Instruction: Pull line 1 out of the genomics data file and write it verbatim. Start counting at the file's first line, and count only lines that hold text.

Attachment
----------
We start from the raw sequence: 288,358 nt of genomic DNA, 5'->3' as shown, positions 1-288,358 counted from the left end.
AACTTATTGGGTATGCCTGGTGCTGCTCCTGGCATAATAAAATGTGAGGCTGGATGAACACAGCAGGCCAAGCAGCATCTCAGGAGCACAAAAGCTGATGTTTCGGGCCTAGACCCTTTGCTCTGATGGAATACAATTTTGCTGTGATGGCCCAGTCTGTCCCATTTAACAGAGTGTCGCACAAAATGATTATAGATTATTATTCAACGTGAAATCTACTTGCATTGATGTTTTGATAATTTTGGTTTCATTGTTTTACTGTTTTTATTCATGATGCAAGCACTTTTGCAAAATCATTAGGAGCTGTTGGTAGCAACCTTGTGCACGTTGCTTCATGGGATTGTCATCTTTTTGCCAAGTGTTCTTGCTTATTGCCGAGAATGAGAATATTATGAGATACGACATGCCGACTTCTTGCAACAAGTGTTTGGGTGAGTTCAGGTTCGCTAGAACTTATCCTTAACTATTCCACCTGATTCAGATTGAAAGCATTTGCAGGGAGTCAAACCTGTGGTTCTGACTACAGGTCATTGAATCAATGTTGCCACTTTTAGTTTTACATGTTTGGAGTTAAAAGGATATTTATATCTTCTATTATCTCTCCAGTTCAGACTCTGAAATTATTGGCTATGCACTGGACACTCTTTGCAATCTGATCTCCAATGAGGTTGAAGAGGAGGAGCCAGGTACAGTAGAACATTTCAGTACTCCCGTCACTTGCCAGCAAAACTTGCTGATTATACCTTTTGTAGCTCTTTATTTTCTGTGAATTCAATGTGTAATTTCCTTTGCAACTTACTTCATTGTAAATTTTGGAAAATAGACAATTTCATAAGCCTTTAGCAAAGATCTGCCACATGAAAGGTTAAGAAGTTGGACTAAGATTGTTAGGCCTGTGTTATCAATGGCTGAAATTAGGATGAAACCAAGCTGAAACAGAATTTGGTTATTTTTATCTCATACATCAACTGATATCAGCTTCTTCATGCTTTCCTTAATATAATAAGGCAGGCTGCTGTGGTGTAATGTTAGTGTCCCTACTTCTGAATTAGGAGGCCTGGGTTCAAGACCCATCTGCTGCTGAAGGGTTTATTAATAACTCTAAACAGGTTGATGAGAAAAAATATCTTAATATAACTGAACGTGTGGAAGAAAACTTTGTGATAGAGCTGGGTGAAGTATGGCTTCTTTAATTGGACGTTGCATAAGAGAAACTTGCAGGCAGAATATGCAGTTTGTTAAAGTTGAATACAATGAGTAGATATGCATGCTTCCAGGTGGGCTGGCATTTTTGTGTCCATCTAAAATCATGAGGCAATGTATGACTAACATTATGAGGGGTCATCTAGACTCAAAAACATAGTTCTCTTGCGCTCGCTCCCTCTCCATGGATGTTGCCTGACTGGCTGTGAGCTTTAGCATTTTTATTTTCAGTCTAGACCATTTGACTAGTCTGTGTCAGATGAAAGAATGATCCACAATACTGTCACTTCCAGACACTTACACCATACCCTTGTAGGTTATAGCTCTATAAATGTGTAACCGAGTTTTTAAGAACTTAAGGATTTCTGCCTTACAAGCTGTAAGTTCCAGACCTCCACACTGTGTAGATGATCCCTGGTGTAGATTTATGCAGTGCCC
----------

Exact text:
We start from the raw sequence: 288,358 nt of genomic DNA, 5'->3' as shown, positions 1-288,358 counted from the left end.